11 New School Platonism  Plato’s core contribution to the doctrine of Theosis: “The theme of initiation signifies also that the philosopher has the opportunity to return, by spiritual ascent, to the clarity and radiance of the authentic state of being, which was the stasis, the foundational condition, of the transcendent mind, and to this extent the real and godlike nature of noetic being.” – 100  Present in Plato is the idea that there is an ideal which we can strive for and achieve.  Origen would interpret this as a return to the pre-fallen state of man – 100  Gregory Nazianzus would take this further saying there is a post-death transfiguration, a “third creation” which will make us more able to contemplate God

12  “Contemplation is the engine that drives the process of Theosis” – 100  Origen even states: “…even the Logos is deified by his incessant contemplation of the Father’s divinity.” -101 With the Arian crisis the two Gregories are careful to nuance what Origen said using an idea of “degrees of participation” regarding this. (although the author does not explain how this works)

13 Gregory of Nazianzus  Revises Athanasius, making the syllogism: “And since, then, God is made man, so man is perfected as God, and that is my glory.” – 101  Adam was deifiied by his “inborn propensity toward God” and this is the root of our return to God in the deified life. – 102  The key to deification for Gregory of Nazianzus is a sort of “Divine orientation.”  In this life the process is begun, but the greater glory will come in the next life

14  Approaches Theosis, as Athanasius did, from a Trinitarian perspective. He emphasizes the work of the Holy Spirit.  He may have found Plato’s phrase “assimilation to the divine” troubling. He emphasized that it is a gratuitous gift far above the limits of material natures.” He did not want people to be confused with immortality the way Socrates spoke of it in Phaedrus  Gregory’s statement would later bother Maximus the Confessor because it could be misread in a way that would dispense with asceticism and moral effort.” – 113  Gregory says that there is an ontological change and the saint is transfigured into angelical form. This is not possible for earthbound intellects (because he is talking about the nous) -103 How does this line up with St. Seraphim of Sarov and other saints who have been transfigured?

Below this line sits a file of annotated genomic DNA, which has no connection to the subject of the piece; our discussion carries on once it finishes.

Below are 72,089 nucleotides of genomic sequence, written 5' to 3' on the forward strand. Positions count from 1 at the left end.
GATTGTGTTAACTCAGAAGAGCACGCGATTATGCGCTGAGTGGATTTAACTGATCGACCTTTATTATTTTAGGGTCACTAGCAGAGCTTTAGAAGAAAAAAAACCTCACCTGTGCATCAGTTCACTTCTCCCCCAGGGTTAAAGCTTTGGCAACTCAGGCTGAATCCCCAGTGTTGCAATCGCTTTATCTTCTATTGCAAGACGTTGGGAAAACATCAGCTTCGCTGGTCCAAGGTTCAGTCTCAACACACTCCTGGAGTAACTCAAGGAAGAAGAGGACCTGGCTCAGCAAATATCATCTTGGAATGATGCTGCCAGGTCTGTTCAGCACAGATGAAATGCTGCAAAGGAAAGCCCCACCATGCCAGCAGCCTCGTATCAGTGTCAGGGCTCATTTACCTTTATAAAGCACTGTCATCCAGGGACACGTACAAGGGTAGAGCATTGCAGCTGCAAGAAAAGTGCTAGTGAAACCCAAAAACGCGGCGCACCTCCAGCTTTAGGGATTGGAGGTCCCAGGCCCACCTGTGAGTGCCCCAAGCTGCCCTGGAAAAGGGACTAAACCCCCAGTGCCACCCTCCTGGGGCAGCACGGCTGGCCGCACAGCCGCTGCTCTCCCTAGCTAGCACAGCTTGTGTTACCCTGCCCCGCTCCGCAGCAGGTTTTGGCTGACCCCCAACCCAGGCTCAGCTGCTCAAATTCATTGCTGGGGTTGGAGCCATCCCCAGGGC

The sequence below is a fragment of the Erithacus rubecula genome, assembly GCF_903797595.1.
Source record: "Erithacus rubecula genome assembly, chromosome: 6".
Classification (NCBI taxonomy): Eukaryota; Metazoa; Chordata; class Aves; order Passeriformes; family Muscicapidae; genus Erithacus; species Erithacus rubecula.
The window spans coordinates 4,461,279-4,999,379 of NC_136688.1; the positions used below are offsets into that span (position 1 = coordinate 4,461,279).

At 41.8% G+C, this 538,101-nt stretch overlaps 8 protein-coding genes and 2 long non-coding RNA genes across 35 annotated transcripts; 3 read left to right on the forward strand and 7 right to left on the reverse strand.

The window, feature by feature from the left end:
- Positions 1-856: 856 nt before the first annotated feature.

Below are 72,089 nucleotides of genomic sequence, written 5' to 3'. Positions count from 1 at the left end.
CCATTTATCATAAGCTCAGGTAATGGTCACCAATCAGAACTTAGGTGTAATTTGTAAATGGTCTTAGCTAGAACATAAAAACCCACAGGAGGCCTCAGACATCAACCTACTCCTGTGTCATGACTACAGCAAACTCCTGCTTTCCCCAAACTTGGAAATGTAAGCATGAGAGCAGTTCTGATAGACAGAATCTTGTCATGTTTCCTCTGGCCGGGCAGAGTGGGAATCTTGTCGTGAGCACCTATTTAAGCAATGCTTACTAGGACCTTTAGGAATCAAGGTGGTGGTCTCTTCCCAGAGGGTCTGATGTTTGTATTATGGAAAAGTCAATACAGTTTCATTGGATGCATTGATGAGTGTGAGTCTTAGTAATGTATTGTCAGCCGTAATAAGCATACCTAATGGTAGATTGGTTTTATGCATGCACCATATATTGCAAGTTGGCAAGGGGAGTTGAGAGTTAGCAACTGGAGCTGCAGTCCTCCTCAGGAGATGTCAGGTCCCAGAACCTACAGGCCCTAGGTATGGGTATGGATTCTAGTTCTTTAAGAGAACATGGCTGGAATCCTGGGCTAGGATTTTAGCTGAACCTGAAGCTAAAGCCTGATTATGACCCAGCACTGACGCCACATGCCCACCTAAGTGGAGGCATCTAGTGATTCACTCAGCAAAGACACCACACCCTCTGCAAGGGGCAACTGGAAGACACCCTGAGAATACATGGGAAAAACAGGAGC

15  Gregory of Nazianzus synthesized: Platonic- Assent, communion and contemplation With Biblical themes- Generous love of the Trinity, access of Divine Presence through images of liturgical service (Holy of Holies.) - 104

16 Gregory of Nyssa  Is more constrained than the other Gregory when discussing Theosis. – 104  He describes how humanity was created to find communion with God. – 104  His view of “spiritual kinship” is taken much further than Plato’s idea of “ontological assonance” as a person is called to transcendent life. – 105 Disagrees with Origen: “[both Gregories] reject the presupposition that sin happened before embodiment, and thus that the fall of the body to mortality is a punishment of guilt.”- 105

17  The Resurrection plays a key role in the restoration of the original design of the human race. – 105  Gregory called the return of the alienated created order to unity with God “the reconstitution.” – 105 (We see here again the integrated aspects of cosmology, soteriology and anthropology) More disagreements with Origen:  “…replacement of [Origen’s] concept of perfection as a conditional stasis with his own dynamic notion of perfection as an endless progress into the divine life.” - 106

18  “But whereas there perfections are found in God ontologically, or essentially, and as something that is proper to him, humans possess the same things, or at least their copies (as types from the archetype), as a gift by participation.”  Participation of humans in the being of God is the whole purpose of life. Humanity is called to become “Priests of the cosmos” rendering dynamic engagement with the world’s order. (This is reminiscent of Catherine Doherty and the “Restoration” of the world, or Schmemann’s approach to Sacraments in “For the Life of the World.”)

19 Conclusion  The two Gregories were enthusiastic disciples of Origen, who used him to help evangelize. They were not uncritical however.  Gregory of Nazianzus enthusiastically endorsed Theosis language to deliberately (McGuckin’s opinion) appeal to intellectuals of his time and encourage them to come to Christianity  “Gregory’s [of Nyssa] doctrine of metanoia theo (I think) is clearly the Origenian doctrine of Theosis, but now with a new language code, designed to clear up once and for all the critical differences between Christian deification theory and Platonic assimilation language.” -108  It is ironic that Gregory of Nazianzus has become the standard theological authority for the Byzantine world, whereas Gregory of Nyssa wanted to tone down his work regarding the Origenian belief. We now have the opportunity to see their common mission that was carried out in different ways.